Growing healthy container ops in a siloed company isn’t easy — but they are in fine form at athenahealth. Superuser TV talked to Ryan Wallner and Kevin Scheunemann, both on the technical staff of athenahealth, at the recent OpenStack Summit Boston on how they got there. How did you get started deploying OpenStack on containers? […]

Growing healthy container ops in a siloed company isn’t easy — but they are in fine form at athenahealth.

Superuser TV talked to Ryan Wallner and Kevin Scheunemann, both on the technical staff of athenahealth, at the recent OpenStack Summit Boston on how they got there.

How did you get started deploying OpenStack on containers?

Scheunemann: We initially started by deploying OpenStack using Mirantis Fuel and we found some limitations on how the network was deployed. So we started looking at other options — Kolla seemed interesting because it was basically network agnostic. You could deploy your own network in any way you want and just put the containers on top and run the applications on OpenStack.

Wallner: As a company we’re moving toward containerizing a lot of things, not just infrastructure but applications, too. We have this grand vision for everything being containerized and even running OpenStack on other container systems.

How did you do it? What’s your high-level architecture?

Wallner: We started off experimenting with Kolla, so we wanted to get a sense of how it’s being used to deploy, what the Docker images are like, seeing how we want to modify it, etc. We run OpenStack on a bunch of Dell servers on bare metal so we have a lot of automation around deploying those servers. We were already using Ansible extensively to get those servers ready for OpenStack. So Ansible was a really good fit when we chose Kolla. After testing with Kolla for awhile, we switched to deploying it on bare metal. Kolla gave us a lot of flexibility — it’s pretty much bare metal and containers running OpenStack and all of our work loads for developers running on OpenStack.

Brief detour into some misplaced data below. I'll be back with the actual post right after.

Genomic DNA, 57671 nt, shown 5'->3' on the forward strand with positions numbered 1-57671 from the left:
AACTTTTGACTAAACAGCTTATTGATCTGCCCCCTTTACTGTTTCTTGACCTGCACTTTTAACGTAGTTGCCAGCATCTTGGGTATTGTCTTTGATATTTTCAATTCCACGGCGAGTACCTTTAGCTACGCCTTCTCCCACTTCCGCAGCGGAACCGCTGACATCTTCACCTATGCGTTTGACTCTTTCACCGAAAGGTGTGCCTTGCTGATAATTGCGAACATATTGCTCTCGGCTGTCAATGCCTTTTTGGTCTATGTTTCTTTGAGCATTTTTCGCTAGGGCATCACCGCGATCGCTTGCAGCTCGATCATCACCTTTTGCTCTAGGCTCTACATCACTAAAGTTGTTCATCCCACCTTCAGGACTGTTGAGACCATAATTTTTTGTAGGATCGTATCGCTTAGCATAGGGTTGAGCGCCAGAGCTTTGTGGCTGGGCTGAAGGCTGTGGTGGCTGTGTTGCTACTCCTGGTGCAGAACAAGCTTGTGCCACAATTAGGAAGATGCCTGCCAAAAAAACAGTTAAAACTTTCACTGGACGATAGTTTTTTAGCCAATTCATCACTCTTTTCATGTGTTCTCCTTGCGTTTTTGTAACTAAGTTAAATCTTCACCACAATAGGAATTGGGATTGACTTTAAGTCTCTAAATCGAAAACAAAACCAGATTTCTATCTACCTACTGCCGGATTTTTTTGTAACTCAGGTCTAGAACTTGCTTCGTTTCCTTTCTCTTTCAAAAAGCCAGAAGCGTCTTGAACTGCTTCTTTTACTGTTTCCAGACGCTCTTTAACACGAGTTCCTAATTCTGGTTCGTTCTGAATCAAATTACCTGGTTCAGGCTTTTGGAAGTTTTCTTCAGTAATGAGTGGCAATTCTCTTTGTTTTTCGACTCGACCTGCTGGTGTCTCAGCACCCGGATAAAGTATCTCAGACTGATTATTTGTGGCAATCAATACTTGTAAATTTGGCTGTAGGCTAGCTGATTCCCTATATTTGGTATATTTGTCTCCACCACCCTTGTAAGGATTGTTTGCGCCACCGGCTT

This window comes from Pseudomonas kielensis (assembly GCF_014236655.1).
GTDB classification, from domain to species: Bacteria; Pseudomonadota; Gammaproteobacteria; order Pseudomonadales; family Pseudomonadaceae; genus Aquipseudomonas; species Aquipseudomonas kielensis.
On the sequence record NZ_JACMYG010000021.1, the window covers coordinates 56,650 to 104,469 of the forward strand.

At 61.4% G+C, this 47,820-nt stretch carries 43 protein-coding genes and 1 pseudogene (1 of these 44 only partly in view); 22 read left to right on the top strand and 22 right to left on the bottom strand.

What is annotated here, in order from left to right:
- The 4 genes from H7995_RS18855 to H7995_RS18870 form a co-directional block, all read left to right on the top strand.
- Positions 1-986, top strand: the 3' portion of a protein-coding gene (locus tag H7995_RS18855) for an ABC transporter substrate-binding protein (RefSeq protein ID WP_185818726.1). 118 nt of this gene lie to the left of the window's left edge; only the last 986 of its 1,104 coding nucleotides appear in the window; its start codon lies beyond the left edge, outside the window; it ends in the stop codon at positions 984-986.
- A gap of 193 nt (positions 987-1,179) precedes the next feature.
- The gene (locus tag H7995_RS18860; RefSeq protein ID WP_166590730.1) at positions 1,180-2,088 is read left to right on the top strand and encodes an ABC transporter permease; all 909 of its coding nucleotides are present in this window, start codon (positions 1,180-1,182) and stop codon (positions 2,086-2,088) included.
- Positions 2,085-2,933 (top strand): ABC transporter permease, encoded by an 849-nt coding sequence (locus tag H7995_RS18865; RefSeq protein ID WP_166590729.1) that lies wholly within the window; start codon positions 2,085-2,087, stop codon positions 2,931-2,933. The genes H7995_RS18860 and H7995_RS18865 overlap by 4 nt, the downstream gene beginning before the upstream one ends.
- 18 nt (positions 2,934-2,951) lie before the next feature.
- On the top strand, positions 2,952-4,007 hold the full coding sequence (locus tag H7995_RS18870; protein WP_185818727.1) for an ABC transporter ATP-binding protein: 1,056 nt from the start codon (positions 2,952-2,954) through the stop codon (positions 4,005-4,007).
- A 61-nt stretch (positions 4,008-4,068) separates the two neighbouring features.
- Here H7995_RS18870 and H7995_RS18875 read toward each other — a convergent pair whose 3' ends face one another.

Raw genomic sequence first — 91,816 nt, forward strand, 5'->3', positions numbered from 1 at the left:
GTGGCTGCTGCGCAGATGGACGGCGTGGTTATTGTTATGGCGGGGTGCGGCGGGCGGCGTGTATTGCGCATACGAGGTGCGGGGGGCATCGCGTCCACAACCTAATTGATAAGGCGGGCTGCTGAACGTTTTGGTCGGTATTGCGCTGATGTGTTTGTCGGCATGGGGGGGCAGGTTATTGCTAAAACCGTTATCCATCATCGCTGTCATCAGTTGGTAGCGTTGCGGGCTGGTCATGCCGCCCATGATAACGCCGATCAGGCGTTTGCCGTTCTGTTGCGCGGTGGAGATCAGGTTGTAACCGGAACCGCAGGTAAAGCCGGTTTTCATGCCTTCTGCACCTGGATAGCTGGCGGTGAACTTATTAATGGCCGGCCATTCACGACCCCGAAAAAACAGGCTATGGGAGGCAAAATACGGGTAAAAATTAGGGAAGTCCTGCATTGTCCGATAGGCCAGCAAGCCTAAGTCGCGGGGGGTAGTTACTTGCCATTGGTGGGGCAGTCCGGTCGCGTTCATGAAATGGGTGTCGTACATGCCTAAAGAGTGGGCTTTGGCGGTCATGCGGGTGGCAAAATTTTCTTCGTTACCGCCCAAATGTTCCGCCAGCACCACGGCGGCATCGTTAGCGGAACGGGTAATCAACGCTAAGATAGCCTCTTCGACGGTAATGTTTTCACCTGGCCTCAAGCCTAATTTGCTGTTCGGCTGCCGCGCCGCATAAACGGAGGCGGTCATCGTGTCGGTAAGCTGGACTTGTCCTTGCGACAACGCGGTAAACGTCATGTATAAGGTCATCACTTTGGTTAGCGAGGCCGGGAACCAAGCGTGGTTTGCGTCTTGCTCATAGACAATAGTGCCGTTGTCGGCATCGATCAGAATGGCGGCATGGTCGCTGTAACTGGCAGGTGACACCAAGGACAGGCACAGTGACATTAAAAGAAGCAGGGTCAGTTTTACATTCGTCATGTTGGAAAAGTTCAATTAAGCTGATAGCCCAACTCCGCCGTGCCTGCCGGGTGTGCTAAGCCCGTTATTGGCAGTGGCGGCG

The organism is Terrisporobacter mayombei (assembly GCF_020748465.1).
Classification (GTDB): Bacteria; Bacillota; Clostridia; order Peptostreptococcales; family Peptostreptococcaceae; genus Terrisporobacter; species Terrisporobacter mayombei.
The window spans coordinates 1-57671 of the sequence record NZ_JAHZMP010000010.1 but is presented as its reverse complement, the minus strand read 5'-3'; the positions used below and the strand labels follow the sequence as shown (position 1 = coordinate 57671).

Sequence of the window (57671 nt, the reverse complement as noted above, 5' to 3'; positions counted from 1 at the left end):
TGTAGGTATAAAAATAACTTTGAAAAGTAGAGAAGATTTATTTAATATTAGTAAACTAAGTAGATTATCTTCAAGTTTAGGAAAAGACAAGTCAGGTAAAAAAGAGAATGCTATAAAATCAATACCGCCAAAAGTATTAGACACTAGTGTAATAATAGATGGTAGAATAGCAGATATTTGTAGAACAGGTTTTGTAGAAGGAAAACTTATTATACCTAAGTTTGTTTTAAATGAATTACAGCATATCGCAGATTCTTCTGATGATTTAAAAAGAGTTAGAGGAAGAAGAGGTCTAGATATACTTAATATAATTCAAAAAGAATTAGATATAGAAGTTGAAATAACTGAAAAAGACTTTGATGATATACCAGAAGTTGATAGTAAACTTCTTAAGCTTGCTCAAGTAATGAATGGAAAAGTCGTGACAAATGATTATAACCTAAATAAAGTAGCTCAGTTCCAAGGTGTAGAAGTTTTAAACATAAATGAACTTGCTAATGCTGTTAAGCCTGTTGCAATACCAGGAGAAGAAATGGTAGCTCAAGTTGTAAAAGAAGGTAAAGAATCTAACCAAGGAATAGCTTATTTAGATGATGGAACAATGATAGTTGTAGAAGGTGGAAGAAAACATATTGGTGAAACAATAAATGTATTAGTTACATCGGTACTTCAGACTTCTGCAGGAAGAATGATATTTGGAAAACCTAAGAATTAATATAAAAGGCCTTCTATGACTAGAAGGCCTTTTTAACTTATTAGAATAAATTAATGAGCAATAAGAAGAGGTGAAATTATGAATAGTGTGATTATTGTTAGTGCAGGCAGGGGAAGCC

Scheunemann: We started with plain old VLAN networking and that was great to start with. When it was time to scale that up, we needed more of a spine-leaf architecture and most of the stock deployers don’t support that. That’s where we started working with containers.

What were some of the challenges?

Wallner: We moved from flat VLan to spine-leaf architecture in the last few months and we wanted to move all the routing to the hosts….Kolla was flexible but it was also “opinionated” in ways — the way Ansible reads IP addresses didn’t necessarily work with the way we put IP addresses on the loop path. There’s a bunch of instrumental challenges around getting the fabric to work…Once we found out how it worked it was nice that Kolla was flexible.

Scheunemann: We had the technical side and the processes side. Coming from a very siloed company, we have a whole dedicated networking team and bringing them on board to make sure that their vision and our vision is realized in the network for the infrastructure has been helpful. It’s also a challenge – because they do things differently. We learn from each other and hopefully we can grow and become one infrastructure.
Catch the entire eight-minute interview below for more on what they’re planning in the future.